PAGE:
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By Mr Robinson Jon

The concentration of this research is court docket literature in early sixteenth-century England and Scotland. writer Jon Robinson examines courtly poetry and drama within the context of a posh process of leisure, schooling, self-fashioning, dissimulation, propaganda and patronage. He areas chosen works less than shut severe scrutiny to discover the symbiotic dating that existed among court docket literature and significant socio-political, monetary and nationwide contexts of the interval 1500 to 1540.

The first chapters speak about the pervasive impact of patronage upon court docket literature via an research of the panegyric verse that surrounded the coronation of Henry VIII. The rhetorical concepts followed by way of courtiers inside of their literary works, notwithstanding, differed, looking on no matter if the author was once, on the time of writing the verse or drama, excluded or integrated from the environs of the court docket. the various, frequently complicated rhetorical ideas are, via shut readings of chosen verse, delineated and mentioned in bankruptcy 3 on David Lyndsay and bankruptcy 4 on Thomas Wyatt and Thomas Elyot.

Wyatt's integrity, his sincere character is, in spite of the fact that, in bankruptcy 5, proven to were a façade intentionally and adroitly crafted by way of the poet that allowed him to outlive and flourish inside of an international of political intrigue on the Henrician courtroom. Literature now and then will be appropriated via the sovereign and particularly crafted on his behalf to additional nationwide and private political pursuits. the probabilities of this appropriation are explored within the ultimate bankruptcy via a scholarly trained ingenious research of the works of Buchanan, Dunbar and Wyatt.

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Additional info for Court Politics, Culture and Literature in Scotland and England, 1500-1540

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P. 48. For an informative biography and study of Guicciardini’s literary and historical craft, see Philips, Mark (1977), Francesco Guicciardini: The Historian’s Craft. Patronage and Panegyric Verse 33 prince, but essential to the courtier’s physical wellbeing. 38 Carmeliano wrote a poem castigating the French Ambassador for having conducted negotiations in bad faith during 1489; a panegyric verse for the betrothal of Mary Tudor and Prince Charles; and in 1513, a poem rejoicing the English victory over James IV at Flodden.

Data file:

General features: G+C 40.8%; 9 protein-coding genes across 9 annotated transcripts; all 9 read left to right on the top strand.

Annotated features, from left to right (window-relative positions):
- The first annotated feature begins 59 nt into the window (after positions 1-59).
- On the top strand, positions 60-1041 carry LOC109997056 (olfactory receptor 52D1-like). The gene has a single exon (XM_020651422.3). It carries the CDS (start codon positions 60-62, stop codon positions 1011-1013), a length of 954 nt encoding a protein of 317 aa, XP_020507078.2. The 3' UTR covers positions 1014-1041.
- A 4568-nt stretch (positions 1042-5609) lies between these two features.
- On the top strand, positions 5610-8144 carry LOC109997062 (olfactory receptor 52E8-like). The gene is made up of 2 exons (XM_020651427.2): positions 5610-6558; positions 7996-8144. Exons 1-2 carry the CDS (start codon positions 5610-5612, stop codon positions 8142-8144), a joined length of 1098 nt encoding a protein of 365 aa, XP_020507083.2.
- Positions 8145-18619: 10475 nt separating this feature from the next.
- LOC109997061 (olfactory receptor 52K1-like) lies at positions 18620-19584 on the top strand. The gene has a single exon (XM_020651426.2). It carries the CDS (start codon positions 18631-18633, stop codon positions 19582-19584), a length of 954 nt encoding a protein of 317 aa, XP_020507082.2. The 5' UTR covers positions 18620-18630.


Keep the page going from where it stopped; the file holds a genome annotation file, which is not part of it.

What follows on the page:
69 Both kings at times displayed varying degrees of paranoia concerning the nobles who made up their court. 71 The two monarchs were also similarly deeply concerned with diplomatic marriages of alliance and the provision of a legal heir for their kingdoms. Moreover, in Scotland, as with its English neighbour and also much of Western Europe, the first half of the sixteenth century was a period of both intellectual and ideological innovation and conflict. 72 The contentious ideas embodied in the emergent humanist culture, Protestant doctrine, and the resultant religious schism, created an era in which men questioned not only their faith, but how they should serve their king, the role of the king and many of the basic assumptions by which they lived.

56 At the Scot’s court sycophancy and hypocrisy were the inevitable prerequisites of success and survival. This too was a court where courtiers often experienced sudden reversals of fortune, reversals that at times cost them their lives. Though James IV has often been regarded by historians through the retrospection of his disastrous defeat and death at Flodden, recent historians have shown that this picture is hardly credible. Previous criticism has too often viewed James’s reign in the light of the battle in which not only the king died but in which the Scottish nobility and clergy were decimated.

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